Environmental Information Regulations

​​​Environmental Information Regulations (EIR) 

The Environmental Information Regulations give you the right to obtain information about the environment held by public authorities, unless there are good reasons to keep it confidential. 

Environmental information is divided into the following six main areas:

  1. The state of the elements of the environment, such as air, water, soil, land, fauna (including human beings) 

  2. Emissions and discharges, noise, energy, radiation, waste and other such substances 

  3. Measures and activities such as policies, plans, and agreements affecting or likely to affect the state of the elements of the environment 

  4. Reports, cost-benefit and economic analyses 

  5. The state of human health and safety, contamination of the food chain 

  6. Cultural sites and built structures (to the extent they may be affected by the state of the elements of the environment) 

Time scale for reply

If a public authority receives a request for information on any of the areas mentioned above, they are legally obliged to provide it, usually within 20 working days. There are a number of exceptions to this rule - for example, if the information is likely to prejudice national security - and if this is the case, the public authority must explain why the exception applies. The time limit can only be extended (to 40 working days) if the information requested is complex and voluminous. 


Advice, Assistance and Fees

Public authorities must provide advice and assistance to applicants when necessary. A reasonable charge may be made for environmental information. No charge may be made for environmental information held in registers or lists or for viewing the information at the public authority's premises. There is no 'appropriate limit' to the cost of providing environmental information.


Refusing a Request 

If the public authority refuses access to information, it must explain which exception applies and why releasing the information is not in the public interest.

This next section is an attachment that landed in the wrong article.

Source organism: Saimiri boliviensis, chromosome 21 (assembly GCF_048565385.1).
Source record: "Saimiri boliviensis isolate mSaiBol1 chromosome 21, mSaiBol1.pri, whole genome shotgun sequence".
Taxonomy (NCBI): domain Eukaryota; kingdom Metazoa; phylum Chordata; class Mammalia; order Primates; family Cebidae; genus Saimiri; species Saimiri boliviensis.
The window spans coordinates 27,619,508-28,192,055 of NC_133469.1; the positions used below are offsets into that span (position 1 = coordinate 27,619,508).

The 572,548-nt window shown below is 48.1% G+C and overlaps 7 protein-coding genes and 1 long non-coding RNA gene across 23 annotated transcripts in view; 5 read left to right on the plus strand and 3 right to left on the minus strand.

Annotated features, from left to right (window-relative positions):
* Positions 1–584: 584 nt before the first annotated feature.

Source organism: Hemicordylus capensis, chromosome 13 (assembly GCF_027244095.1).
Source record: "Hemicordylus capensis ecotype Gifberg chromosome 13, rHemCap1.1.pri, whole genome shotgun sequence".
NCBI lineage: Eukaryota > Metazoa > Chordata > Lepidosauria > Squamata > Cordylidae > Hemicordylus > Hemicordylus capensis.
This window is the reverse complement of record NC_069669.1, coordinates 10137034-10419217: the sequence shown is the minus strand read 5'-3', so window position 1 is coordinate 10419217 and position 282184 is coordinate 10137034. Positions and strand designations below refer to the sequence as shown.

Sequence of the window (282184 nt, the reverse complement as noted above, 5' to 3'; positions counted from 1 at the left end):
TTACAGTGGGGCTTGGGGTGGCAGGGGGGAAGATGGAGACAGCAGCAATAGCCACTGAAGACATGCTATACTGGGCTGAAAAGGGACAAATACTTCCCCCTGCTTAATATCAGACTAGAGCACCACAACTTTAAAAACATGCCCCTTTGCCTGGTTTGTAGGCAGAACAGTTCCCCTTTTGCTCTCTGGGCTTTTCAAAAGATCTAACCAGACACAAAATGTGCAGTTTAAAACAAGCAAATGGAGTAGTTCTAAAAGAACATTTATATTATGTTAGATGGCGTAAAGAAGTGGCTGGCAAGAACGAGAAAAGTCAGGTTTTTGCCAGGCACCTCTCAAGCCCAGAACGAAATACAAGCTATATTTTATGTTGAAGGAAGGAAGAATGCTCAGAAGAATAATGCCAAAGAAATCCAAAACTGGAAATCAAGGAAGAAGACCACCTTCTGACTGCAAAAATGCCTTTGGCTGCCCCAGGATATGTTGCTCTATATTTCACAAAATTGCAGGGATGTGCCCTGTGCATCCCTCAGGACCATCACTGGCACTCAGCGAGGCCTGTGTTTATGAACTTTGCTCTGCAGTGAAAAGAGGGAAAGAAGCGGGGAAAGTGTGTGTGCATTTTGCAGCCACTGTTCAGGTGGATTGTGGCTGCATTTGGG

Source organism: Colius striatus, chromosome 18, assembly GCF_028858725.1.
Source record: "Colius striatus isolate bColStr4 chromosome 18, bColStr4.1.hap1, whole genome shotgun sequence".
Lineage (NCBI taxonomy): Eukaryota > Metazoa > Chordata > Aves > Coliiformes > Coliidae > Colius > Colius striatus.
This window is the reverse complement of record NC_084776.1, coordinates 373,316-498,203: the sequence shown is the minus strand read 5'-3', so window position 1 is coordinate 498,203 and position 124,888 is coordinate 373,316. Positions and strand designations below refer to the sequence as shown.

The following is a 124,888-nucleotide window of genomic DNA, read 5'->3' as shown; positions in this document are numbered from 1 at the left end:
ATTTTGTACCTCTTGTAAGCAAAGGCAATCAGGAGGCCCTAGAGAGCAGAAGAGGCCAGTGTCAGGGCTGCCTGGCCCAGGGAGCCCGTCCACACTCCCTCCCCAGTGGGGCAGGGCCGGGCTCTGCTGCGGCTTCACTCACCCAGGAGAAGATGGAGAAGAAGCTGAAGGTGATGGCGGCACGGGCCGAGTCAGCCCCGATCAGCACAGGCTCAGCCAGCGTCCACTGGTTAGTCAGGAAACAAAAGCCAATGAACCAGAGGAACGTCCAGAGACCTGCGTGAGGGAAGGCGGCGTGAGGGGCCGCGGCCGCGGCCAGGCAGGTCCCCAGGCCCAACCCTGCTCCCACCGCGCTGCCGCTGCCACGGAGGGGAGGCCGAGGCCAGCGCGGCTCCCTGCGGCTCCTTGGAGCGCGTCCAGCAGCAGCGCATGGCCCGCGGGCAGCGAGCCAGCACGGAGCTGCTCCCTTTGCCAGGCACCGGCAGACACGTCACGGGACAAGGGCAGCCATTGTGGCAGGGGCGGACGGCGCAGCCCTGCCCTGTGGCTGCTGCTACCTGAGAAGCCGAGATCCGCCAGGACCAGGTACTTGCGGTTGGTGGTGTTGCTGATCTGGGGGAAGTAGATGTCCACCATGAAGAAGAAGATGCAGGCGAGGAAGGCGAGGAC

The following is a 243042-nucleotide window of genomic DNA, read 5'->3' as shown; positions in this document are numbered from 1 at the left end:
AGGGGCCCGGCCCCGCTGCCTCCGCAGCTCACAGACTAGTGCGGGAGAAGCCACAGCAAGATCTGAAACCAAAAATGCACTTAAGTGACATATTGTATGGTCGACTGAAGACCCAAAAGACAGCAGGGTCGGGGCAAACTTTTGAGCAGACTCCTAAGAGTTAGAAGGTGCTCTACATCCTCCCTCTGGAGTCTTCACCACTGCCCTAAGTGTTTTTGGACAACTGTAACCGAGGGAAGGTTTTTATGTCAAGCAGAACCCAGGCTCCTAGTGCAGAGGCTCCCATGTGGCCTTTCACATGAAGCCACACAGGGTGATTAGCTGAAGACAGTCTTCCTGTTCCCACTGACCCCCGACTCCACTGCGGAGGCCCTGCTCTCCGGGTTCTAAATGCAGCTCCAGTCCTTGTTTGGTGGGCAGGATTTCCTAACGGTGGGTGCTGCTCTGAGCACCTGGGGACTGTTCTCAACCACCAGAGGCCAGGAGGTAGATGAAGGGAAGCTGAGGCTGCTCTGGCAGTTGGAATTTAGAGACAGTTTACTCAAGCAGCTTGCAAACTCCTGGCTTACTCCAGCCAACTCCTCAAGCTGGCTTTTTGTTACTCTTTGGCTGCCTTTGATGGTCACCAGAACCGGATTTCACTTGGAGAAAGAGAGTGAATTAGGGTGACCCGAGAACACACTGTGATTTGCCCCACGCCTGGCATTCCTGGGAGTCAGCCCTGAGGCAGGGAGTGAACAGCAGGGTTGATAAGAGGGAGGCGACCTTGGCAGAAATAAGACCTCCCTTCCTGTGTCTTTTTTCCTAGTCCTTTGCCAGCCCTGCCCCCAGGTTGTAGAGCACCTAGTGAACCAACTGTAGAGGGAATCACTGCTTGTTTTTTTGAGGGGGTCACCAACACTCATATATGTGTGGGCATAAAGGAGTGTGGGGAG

If you are dissatisfied with the way the public authority has dealt with your request, you may put your comments to the public authority and it must then reconsider its decision.

If you are still dissatisfied after the reconsideration procedure, you can complain to the Information Commissioner (Tel: 01625 545 745). Further details can be found at www.ico.gov.uk. The Information Commissioners Office enforces and oversees the Data Protection Act, the Freedom of Information Act, the Environmental Information Regulations and the Privacy and Electronic Communications Regulations. To find out more about the information rights in the public interest visit http://www.ico.gov.uk.


How can I make a request for Environmental Information?

The request can be made by letter, email, telephone or in person. You can use the same contact details as you would for a Freedom of Information Request and these can be found by clicking here​ ​

Patients are eligible for free NHS treatment at St Helens and Knowsley Teaching hospitals NHS Trust if they are: Ordinarily resident in the UK or: Overseas visitors, but entitled to free NHS services under the National Health Service (Charges to Overseas Visitors) Regulations

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